The Social Security Administration allows you to try to return to work while on disability if your monthly earnings remain below the income threshold for the average monthly SSDI income. This period of being able to work while on disability insurance, can last for 9 months within a 5 years' period and is known as Trial Work Period.
What is Trial Work Period?
A Trial Work Period (TWP) is a long stretch of 9 months' period of time, within a 5 year timeline, during which you can return to work (keeping under SGA) and still continue receiving disability benefits. So, for instance, if you return to work in 2020 during your SSDI benefits' period, and earn $840 per month from your TWP, then that one month will be considered as one among the 9 months of your trial work period.
Note that since this is only a grace period given by the SSA for claimants wanting to return to the work force, you are only allowed to earn below the substantial income and for a limited time only. If your condition becomes better or if you start to earn above the substantial income, then you will no longer be considered disabled by the SSA. This article discussed more on these rules for the trial work period for SSDI below.
Rules for the Trial Work Period for SSDI
During the first nine months that you start to work after being considered as unemployed and living on SSDI only, you will continue to receive your SSDI benefits, even if your work more than the amount that Social Security considers as the Substantial Amount or the threshold amount under Substantial Gainful Activity (SGA). Read more about Substantial Gainful Activity here. For the year 2020, the threshold monthly income under the SGA is $1260, to be precise. This means you can work and earn a gross monthly income of $1260, for 9 months over a five year period and still be considered as disabled by the SSA, hence also receiving your monthly SSDI checks all the while. However, once the 9 months' TWP is over, if you continue to earn equal to or above the SGA income threshold, your benefits will automatically stop.
While the SGA is the most common tell tale sign of whether or not you would be considered disabled once the TWP is over, there are various other rules set by the SSA for the TWP too. For once, you're automatically entitled to a nine months 'trial work period'- however, most people don't know that a month in which they decide to work but earn a gross income of below $910 (for 2020) will not be counted as a trial work month. Moreover, a month will also not be counted as a trial work month if a) you're self-employed AND b) if you work for less than 80 hours per month.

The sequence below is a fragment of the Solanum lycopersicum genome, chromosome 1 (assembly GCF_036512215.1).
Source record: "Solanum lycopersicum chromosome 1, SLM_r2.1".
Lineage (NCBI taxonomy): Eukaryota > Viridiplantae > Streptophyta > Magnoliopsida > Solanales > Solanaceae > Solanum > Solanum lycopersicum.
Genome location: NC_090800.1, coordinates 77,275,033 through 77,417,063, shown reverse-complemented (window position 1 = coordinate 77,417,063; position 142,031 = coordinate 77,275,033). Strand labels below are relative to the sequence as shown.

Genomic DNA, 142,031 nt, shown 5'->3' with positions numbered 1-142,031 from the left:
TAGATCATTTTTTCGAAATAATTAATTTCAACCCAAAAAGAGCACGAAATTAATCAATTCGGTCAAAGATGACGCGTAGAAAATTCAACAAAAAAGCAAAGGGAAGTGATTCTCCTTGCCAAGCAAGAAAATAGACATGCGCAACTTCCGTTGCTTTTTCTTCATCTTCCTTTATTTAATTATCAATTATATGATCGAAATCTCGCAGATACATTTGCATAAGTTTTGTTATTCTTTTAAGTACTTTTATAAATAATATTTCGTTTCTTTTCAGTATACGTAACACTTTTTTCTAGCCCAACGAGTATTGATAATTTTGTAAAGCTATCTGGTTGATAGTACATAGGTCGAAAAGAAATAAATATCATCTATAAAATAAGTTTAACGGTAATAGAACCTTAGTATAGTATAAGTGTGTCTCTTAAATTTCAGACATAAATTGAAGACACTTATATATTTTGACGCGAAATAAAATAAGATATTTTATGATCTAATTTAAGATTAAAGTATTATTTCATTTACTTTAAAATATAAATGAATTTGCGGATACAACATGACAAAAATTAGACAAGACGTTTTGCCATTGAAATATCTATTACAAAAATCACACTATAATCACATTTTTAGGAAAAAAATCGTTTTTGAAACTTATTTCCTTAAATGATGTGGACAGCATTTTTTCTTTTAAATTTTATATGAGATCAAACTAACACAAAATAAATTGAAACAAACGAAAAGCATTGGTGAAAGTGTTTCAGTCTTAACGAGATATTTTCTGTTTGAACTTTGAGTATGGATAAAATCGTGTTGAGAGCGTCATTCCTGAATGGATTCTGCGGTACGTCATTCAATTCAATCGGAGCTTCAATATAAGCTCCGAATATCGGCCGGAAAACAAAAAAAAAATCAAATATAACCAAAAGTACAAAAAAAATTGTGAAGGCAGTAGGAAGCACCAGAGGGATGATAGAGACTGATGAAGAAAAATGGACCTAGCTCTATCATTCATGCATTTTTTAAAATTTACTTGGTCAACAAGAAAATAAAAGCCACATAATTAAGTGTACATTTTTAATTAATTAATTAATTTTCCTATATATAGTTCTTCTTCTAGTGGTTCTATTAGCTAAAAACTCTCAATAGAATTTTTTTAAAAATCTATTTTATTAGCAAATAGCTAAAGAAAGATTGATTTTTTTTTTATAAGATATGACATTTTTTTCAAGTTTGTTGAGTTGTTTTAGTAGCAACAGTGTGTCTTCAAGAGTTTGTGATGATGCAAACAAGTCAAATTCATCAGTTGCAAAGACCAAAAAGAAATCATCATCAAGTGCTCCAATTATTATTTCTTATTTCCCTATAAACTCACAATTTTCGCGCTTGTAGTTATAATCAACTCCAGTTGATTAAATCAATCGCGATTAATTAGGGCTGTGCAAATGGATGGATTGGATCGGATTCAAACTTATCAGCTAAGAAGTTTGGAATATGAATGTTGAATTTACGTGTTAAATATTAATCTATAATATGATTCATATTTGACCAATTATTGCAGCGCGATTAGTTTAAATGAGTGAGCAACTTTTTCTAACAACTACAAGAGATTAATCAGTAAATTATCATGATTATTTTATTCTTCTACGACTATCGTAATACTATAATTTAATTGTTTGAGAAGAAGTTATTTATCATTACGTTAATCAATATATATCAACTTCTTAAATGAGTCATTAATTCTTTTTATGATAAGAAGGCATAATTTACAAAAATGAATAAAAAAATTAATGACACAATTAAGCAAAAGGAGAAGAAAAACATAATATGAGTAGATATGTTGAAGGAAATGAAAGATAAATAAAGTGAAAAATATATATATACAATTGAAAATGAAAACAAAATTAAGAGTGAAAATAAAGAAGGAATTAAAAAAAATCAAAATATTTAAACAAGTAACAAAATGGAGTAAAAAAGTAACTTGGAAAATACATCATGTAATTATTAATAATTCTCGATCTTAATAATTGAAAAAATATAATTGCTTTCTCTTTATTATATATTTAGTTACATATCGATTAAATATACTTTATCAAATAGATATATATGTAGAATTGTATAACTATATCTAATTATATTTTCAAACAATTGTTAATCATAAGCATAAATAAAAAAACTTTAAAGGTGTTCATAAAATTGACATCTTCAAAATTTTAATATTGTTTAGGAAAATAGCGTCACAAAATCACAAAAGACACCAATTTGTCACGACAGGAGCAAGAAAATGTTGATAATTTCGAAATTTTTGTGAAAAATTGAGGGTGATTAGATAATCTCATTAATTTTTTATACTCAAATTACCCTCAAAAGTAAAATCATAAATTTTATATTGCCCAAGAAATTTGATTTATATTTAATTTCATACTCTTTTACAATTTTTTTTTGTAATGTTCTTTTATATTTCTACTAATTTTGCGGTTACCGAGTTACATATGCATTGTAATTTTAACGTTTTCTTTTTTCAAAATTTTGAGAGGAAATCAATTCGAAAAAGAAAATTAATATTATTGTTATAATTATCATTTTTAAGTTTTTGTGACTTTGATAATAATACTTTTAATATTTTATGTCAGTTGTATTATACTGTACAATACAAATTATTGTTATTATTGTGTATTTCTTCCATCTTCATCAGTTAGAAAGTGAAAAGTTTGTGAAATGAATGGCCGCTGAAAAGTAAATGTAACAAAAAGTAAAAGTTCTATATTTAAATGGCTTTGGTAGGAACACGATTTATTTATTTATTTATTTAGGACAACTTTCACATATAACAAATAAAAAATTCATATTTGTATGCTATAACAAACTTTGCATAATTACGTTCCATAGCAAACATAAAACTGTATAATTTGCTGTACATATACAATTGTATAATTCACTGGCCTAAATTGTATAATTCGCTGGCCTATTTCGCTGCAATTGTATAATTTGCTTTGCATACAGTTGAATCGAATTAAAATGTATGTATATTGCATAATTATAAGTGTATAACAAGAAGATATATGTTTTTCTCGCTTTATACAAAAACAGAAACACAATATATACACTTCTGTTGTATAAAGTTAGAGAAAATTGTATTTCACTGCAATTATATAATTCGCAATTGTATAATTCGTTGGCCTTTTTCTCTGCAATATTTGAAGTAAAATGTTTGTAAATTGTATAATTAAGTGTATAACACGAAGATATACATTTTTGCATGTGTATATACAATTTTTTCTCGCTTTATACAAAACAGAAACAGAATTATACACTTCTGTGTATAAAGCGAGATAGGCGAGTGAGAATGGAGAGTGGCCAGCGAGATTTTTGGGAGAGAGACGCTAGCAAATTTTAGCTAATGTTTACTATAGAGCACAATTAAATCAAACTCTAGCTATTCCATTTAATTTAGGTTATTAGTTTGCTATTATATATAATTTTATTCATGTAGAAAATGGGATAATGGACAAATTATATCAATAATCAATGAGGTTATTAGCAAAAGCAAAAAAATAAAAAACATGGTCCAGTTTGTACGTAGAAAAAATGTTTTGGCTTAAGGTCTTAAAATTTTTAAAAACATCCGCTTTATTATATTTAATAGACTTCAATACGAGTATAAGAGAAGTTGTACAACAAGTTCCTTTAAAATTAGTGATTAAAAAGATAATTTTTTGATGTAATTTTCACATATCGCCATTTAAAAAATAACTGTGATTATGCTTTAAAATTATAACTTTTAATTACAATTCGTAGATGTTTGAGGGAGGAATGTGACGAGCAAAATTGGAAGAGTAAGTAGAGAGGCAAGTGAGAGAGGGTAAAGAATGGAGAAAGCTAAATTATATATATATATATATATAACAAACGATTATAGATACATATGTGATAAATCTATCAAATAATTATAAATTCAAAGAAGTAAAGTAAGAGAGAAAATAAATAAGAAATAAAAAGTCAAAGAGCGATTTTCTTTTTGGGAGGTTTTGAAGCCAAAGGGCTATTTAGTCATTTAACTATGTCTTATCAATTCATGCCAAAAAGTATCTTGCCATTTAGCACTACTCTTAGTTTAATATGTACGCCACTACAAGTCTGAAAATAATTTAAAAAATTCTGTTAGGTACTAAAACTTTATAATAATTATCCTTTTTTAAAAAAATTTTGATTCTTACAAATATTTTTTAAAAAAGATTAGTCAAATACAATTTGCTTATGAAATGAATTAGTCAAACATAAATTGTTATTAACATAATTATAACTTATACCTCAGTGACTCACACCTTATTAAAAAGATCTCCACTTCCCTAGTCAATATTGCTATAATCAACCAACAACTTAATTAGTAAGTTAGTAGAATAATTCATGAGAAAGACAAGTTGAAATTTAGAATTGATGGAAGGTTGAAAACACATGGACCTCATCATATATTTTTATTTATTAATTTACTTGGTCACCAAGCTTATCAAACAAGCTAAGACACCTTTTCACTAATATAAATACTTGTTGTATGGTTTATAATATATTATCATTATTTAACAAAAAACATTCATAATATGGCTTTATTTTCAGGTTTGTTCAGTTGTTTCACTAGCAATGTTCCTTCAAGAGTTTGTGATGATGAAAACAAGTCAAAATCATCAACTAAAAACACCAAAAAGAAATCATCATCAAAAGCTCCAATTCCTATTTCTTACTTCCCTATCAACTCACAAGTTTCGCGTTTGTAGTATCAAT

With that said, another lesser known fact about the trial work period is that your trial work months need not be consecutive, so you can choose to work and earn while taking breaks of weeks or months as long as your trial months lie within a five-year period.
Now, once you have utilized all the nine months of your trial work period during any five-year period of being on SSDI, you are no longer entitled to another five-year trial work period. However, this rule has an exception and that is i) if your SSDI benefits had ended due to working AND ii) you ultimately won SSDI benefits again due to a returning condition or impairment by filing a new SSDI application OR iii) you became entitled to SSDI benefits again through 'expedited reinstatement'.
Another exception to the five-year trial work period is if you had not completed your nine month trial work period during any five-year period, you might be able to get another set of nine trial work months down the road. This is due to the fact that trial work months outside a five year period are not counted in addition to the trial months in that five year period. Hence, your entitlement to nine months of trial work may start over winning you additional trial work months down the road.
Extended Period of Eligibility (EPE)
In addition, if your disability benefits had stopped for a period of time, but you applied for 'expedited reinstatement of benefits' and became eligible for SSDI benefits again, then you're eligible for a new trial work period. However, the new trial work period will only come into effect after 24 months of your being on new SSDI benefits has passed. Read more about the extended period of eligibility here.
If you need help in navigating for a trial work period, need to file an application for expedited reinstatement or file an appeal for your SSDI benefits, you can contact our Social Security Attorneys here.